Fiction by Michael Cuglietta: Clams in White Wine

By Michael Cuglietta

Brian sat at one end of the couch. His wife, Erica, sat at the other end. On the cushion between them, there was a bag of deep fried peanuts.

“Is there anything they won’t deep fry?” Brian held a greasy peanut between his thumb and index finger.

“Just try one. They’re delicious.” Erica popped one in her mouth, shell and all. Brian followed her lead.

“Salty.” He ate another. “But not bad.”

His phone rang. He wiped his oily fingers on his jeans. Then pressed a button, sending the call to voicemail.

“Who was that?” Erica asked.

“No one.”

“No one?”

“No one.”

“It was your mother, wasn’t it?”

Brian stuck another peanut in his mouth and bit through the thin shell.

“You’re going to have to speak to her at some point. She’s your mother.”

“Her birthday’s next week. I’ll call her on her birthday.”


On the day his mother turned 60, Brian picked up the phone. But instead of dialing his mother, he called 1-800-FLOWERS. He told the woman on the phone he wanted a bouquet sent to his mother’s house.

“How sweet of you,” she said.

She told him he picked the perfect day to call. They were running a special. Every bouquet came with a stuffed Teddy Bear or a box of assorted chocolates, no extra charge.

Premium chocolates,” she said. “Imported from Europe.”

“I’ll go with the stuffed bear.”

“Are you sure?”

“One-hundred percent.” In his head, he heard his mother’s voice – All that sugar. All that saturated fat. Are you trying to send me to an early grave?


That evening, Brian cooked clams.

At the seafood market, the man behind the counter explained that wild clams were not in season. “But we have a selection of farm raised.” He escorted Brian to the shellfish case. They had four types of clams.

“I’ll take three dozen littlenecks.” Brian pointed to the smallest of the four varieties.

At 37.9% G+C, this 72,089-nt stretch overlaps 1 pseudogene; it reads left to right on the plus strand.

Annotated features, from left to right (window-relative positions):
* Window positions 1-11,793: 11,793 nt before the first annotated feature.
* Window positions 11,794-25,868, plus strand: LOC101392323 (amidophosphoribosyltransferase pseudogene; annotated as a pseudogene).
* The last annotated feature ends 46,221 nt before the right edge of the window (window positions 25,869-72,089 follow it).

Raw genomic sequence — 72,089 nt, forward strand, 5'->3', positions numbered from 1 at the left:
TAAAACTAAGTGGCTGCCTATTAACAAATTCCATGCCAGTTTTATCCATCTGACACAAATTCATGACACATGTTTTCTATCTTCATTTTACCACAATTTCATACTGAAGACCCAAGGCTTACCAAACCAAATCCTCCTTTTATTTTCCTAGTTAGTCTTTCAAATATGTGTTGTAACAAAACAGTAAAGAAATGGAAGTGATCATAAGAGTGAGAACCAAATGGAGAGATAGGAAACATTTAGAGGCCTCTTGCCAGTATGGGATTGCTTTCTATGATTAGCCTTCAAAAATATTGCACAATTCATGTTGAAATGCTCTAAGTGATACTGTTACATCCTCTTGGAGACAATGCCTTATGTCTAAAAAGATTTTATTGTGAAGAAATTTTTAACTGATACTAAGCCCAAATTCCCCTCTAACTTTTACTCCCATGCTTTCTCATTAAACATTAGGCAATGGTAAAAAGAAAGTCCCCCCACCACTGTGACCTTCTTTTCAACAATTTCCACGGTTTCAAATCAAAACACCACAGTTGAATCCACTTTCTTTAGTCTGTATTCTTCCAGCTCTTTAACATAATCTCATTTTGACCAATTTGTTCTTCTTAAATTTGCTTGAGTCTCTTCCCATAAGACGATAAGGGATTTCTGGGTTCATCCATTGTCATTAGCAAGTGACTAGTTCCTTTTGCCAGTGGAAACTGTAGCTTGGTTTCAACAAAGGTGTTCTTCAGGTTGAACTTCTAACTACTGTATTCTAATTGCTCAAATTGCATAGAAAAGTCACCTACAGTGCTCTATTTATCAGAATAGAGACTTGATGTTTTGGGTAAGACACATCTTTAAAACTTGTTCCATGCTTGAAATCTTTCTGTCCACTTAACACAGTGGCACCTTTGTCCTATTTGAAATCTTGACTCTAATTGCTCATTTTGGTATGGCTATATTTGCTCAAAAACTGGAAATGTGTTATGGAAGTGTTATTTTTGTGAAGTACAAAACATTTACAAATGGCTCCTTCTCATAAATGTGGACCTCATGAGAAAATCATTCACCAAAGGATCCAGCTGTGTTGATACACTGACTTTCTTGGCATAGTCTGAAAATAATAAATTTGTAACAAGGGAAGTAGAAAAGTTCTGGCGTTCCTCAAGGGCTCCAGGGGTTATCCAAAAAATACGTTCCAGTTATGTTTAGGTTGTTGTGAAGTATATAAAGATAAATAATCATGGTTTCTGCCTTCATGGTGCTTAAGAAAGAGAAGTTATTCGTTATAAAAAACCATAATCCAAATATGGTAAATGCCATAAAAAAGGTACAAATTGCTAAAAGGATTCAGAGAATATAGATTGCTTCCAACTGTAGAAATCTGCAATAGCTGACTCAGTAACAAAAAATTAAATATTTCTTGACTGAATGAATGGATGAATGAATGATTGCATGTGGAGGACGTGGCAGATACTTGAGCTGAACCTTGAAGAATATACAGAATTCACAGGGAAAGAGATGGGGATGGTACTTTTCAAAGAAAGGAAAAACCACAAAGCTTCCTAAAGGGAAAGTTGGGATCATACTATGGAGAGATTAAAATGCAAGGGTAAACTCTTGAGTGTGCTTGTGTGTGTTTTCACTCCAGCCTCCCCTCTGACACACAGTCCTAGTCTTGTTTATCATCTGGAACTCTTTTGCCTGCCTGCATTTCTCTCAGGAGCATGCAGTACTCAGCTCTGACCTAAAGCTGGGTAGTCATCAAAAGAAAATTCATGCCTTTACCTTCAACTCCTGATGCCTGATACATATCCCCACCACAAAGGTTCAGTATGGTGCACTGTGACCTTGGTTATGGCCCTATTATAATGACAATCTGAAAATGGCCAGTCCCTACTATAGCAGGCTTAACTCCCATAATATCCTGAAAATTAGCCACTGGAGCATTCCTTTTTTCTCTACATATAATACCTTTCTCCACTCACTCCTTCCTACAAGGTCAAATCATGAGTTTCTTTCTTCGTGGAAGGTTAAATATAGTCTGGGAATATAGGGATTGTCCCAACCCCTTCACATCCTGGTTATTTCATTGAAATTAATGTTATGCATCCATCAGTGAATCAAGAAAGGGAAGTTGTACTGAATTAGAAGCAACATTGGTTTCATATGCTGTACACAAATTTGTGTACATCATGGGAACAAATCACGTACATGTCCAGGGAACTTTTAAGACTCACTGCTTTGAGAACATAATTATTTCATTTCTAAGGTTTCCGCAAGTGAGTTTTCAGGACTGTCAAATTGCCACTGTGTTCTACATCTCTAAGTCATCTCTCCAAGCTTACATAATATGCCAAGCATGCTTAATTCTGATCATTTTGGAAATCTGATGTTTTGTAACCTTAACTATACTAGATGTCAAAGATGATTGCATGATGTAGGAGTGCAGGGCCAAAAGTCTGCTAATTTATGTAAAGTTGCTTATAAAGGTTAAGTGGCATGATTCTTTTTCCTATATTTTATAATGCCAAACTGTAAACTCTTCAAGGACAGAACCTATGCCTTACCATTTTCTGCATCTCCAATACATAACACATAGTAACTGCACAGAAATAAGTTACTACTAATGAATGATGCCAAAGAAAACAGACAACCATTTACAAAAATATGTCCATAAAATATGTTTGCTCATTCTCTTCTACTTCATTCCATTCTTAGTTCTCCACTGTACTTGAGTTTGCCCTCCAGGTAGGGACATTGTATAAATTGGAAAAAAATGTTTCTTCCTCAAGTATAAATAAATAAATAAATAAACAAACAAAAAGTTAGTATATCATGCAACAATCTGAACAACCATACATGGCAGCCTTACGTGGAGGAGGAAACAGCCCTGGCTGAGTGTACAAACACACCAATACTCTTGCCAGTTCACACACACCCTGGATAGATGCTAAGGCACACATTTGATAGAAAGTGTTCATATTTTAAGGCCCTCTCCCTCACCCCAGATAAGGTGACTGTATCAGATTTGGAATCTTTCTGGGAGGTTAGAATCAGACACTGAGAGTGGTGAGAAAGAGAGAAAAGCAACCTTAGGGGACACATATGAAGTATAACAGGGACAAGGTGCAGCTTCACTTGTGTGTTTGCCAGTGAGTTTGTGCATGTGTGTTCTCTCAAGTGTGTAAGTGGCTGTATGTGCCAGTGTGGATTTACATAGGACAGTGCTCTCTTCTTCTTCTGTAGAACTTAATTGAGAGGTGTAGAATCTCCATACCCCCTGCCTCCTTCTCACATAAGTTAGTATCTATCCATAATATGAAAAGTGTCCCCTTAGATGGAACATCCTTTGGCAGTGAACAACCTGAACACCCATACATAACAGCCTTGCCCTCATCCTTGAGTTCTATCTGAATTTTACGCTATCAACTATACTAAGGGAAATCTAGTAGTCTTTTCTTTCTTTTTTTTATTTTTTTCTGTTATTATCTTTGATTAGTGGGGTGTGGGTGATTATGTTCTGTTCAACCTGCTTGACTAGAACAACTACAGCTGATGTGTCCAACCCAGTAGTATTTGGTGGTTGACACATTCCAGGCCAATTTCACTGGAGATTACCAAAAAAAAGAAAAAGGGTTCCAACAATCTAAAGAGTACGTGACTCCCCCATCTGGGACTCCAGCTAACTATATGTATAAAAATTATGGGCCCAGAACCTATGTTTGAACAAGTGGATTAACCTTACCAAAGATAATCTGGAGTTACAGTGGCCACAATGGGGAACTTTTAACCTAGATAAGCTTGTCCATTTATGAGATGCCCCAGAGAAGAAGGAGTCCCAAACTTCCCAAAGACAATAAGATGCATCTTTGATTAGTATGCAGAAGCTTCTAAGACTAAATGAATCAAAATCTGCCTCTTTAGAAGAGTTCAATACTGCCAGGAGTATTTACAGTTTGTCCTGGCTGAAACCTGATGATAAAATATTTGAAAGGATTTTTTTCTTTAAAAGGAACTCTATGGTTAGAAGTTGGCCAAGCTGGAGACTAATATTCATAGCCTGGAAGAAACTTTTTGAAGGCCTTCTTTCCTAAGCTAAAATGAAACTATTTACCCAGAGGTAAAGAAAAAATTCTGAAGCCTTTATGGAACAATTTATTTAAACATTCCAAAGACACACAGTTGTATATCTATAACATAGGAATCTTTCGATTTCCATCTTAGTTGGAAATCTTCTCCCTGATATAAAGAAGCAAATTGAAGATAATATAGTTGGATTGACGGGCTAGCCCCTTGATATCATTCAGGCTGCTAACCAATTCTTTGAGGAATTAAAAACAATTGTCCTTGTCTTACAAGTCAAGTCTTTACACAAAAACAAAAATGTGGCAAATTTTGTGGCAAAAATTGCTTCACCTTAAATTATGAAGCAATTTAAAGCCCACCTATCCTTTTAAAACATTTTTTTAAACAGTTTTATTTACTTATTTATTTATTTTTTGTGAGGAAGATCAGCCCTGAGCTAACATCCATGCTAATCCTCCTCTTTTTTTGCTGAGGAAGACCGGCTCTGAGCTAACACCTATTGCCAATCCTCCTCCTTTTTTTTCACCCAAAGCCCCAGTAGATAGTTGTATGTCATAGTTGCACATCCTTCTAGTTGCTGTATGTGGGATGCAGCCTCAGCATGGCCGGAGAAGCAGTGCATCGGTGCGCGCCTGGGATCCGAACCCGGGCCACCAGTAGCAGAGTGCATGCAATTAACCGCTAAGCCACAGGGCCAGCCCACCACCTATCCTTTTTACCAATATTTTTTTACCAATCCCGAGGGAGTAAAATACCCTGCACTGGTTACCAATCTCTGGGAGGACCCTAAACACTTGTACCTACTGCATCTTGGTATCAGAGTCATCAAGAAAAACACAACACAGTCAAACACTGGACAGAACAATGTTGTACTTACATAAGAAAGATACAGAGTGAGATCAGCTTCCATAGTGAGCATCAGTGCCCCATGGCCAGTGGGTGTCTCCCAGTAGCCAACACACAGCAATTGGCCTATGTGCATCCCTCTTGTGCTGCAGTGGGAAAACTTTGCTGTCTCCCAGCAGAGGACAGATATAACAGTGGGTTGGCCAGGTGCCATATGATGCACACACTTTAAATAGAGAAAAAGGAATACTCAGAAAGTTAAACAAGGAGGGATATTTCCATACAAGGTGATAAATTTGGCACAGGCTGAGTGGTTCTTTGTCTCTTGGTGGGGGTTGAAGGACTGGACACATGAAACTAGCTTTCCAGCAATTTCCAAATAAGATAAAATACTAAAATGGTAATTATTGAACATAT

The man asked how he planned on serving them. Brian told him he was going to cook them in white wine.

“Special occasion?” the man asked.

“Just thought I’d surprise my wife.”

“What time’s dinner?” The man rubbed his belly. “I’ll tell my wife to find a sitter.” He laughed. Politely, Brian laughed too.

The market had a small selection of wine. Brian chose two bottles of chardonnay. In the produce section, he found the rest of the ingredients he needed. Then got in line to pay.

As he was pulling into his driveway, his phone rang. He gathered the groceries and went inside, locking his phone in the glovebox.

He rinsed the clams under cold water and put them in the fridge. He poured a glass of chardonnay and got to work chopping parsley, slicing garlic and mincing a shallot, which was full of milk and brought tears to his eyes.

He put a stockpot on the burner, covered the bottom in olive oil and turned the heat on medium-high. Just before the oil started to smoke, he tossed in the garlic slices. They sizzled and popped, filling the room with their aroma. He let them brown before adding the shallot.

He sprinkled in the chopped parsley and added the zest and juice from a lemon. He measured two cups of chardonnay, stirred everything together and brought the sauce to a boil. He turned down the heat and let it simmer.

“It smells so good in here,” Erica said.

“You nearly gave me a heart attack.” He held his hand to his chest. “How long have you been standing there?” He poured her a glass of wine. She brought it to the kitchen table, kicked off her heels and had a seat.

“I’m so glad to be home. Traffic was a nightmare.” She sipped her chardonnay. “How was your day? Did you call your mother?”

“I sent flowers.” Brian got the clams from the fridge and set them on the counter. “You’d better go shower. These only take a few minutes.”

“Was she surprised?”

“Don’t know.” He stirred the sauce. Then gave it a taste.

“She didn’t call to thank you?”

“I left my phone in the car.” He added crushed red pepper and took another taste.

“Where are your keys?” Erica stood up. “I’ll go grab it.”

“I have to put the clams in now.” Brian turned away from the stove to face her. “You should shower.”

Erica started to speak. But stopped. She took her wine and went down the hall to the bathroom.

Before adding the clams, Brian checked to make sure the shells were closed. When he found an opened one, he tapped it against the countertop. If it pulled shut, he dropped it in the hot pot. If it stayed open, it had to be thrown away.

Michael Cuglietta is the author of the forthcoming short fiction collection, The Feast of Jupiter (Little Island Press, 2018). His work has appeared in NOON, The Gettysburg Review, Tampa Review, Passages North, and elsewhere.




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